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Traveling in China with Food Allergies

It's never easy to travel abroad when you have certain food intolerances or allergies, but the good news is China is becoming an easier place to explore, even for those who need to be extra careful of a stray peanut or bit of gluten. Along with great restaurants and fully-stocked international supermarkets to help you locate allergy-friendly food, there are a number of great resources that have cropped in the last few years to make travel in China safer — and more enjoyable — for those with allergies.

Understanding the Cuisine

Before you arrive, it helps to know the cuisine, where to dine and grocery shop, as well as a few helpful phrases. Not surprisingly, there's now an app for that. Eat Well China provides a wealth of information for those on special diets, including restaurant and market listings for several major cities as well as useful phrases (in English and Chinese) to help you navigate the language barrier you might encounter when it comes to ordering food on a restricted diet. This app also provides a detailed overview on quirky Chinese fruits and vegetables, how to wash your produce and even a few recipes to try at home.

A Personalized Dictionary

While you're out and about, it can be life saving to clearly communicate what you need or can't have. But if you don't speak the local language, this can pose a bit of a challenge, as few have yet mastered the international hand gestures for "Does this dish contain shellfish?". But if you're body language isn't up to culinary queries, don't fret, there are some great online lexicons that offer translations for a variety of important sentences. Head over to Select Wisely for a very comprehensive list of phrases related to drug allergies, food allergies and special diets, all of which can be translated into Chinese. Select Wisely offers laminated cards, PDFs to print off at home or images that you can send to your phone to help you communicate your needs or sensitivities on the go.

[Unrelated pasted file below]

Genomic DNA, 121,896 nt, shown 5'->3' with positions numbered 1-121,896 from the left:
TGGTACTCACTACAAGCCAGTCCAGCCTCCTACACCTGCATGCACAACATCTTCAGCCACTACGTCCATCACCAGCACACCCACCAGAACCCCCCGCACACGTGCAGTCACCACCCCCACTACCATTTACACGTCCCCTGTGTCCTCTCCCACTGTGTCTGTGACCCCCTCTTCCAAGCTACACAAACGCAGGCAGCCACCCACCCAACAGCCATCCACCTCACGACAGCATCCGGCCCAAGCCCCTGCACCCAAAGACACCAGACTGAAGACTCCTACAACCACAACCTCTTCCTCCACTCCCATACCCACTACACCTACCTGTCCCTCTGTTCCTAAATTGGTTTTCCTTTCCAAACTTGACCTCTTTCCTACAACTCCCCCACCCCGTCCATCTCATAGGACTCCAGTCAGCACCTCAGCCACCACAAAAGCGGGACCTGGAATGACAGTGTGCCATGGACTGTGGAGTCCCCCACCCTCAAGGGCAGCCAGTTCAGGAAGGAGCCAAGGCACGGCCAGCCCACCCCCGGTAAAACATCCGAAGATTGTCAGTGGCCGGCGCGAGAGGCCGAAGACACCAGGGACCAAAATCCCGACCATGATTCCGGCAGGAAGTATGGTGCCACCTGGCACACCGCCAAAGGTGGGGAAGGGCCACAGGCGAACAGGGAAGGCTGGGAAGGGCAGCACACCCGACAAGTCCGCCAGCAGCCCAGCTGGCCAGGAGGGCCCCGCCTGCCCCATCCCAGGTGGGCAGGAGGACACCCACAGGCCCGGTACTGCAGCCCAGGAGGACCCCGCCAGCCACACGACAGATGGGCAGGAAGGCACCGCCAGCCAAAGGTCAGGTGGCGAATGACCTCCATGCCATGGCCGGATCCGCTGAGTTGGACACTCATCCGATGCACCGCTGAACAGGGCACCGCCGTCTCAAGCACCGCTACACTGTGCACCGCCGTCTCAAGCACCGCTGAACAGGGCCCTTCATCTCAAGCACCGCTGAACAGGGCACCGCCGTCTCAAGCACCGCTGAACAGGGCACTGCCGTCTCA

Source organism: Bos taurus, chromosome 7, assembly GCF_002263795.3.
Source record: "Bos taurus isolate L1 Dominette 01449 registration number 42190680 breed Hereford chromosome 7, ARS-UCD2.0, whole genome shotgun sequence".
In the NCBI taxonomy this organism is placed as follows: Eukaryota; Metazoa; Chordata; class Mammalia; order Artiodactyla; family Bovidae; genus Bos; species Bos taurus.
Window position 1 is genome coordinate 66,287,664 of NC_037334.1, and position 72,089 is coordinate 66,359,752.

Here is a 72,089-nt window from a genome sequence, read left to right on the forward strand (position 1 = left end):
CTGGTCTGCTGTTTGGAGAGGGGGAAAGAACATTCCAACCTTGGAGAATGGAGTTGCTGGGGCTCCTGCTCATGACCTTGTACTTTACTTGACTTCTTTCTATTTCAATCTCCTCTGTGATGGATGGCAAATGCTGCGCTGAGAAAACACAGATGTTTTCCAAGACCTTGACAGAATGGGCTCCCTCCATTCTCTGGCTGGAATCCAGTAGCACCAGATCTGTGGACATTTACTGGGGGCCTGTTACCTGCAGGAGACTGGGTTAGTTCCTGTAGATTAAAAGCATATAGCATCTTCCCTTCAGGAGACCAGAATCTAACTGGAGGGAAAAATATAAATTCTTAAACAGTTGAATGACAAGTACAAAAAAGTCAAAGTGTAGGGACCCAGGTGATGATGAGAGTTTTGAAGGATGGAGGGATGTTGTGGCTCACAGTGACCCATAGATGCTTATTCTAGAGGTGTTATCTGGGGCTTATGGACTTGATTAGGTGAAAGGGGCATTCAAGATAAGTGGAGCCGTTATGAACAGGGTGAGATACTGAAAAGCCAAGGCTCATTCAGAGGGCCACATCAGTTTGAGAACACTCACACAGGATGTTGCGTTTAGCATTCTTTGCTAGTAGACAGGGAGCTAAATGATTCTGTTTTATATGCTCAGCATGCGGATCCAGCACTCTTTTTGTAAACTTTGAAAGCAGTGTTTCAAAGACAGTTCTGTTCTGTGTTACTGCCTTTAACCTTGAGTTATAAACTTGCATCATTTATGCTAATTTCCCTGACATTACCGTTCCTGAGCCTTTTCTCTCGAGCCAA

Our articles on Gluten-Free Travel and Food Intolerances also include a number of helpful food-related phrases translated into Chinese.

Who to Ask

If you have a specific question, there's a group that may have an answer. The Shanghai Food Allergies Support Group was started by parents of children with food allergies living in Shanghai. While it is a private forum and not an online resource page, the parents who read and respond to email inquiries often have the most up-to-date, first-hand knowledge of how to travel, live and enjoy life in China while dealing with food allergies. So if you have a specific question, this is a great network to tap into for answers.

A Few Noteworthy Tips

Most individuals who travel abroad and manage their food allergies are well aware of potential hazardous bites, but it doesn't hurt to emphasize a few common ingredients that are used here in China, just to be safe and ensure you have a fun, enjoyable and healthy time while you're here.

  • Peanut oil is a very common cooking oil and is often the base for "chili oil" which is served as a condiment or a finishing touch on some dishes.
  • Wheat gluten is the basis for many of the faux meat products at Chinese vegetarian restaurants and is also often added to rice breads and buns for extra elasticity.
  • Shrimp paste — or dried shrimp — is used as a flavor enhancer in a number of non-seafood dishes. So, it is always wise to check with your server when you order, just to avoid any unnecessary tummy trouble once you start your meal.

For more tips on staying fit as a fiddle while you travel, check out our article on Keeping Healthy in China.

Traveling Prepared

Although we expect you'll have an absolutely wonderful time in China, if you suffer from severe food allergies, it never hurts to be prepared, especially while traveling abroad. The quality of healthcare in the larger Chinese cities rivals that of what you find might at home, but please be sure to bring any relevant medical records with you as well as an EpiPen and/or your preferred antihistamines in the event of an emergency.

If you need prompt medical attention, larger cities have top-notch foreign hospitals with expat staff that can provide fabulous care. We do recommend buying travel insurance before you come for these instances. China Highlights takes care of our customers if there is a medical emergency in China — see Going the Extra Mile.

For more information on preparing for your travel read our article on Vaccinations and Medical Suggestions in China.

Let Us Know

We specialize in preparing custom-made tours to suit the interests and needs of every individual. If you have food allergies or a restricted diet, please let us know and your guide can assist in making sure your food is carefully prepared and that you're able to dine at allergy-friendly restaurants, locate great supermarkets and thoroughly enjoy your time in the Middle Kingdom without worrying what might be lurking in your bowl.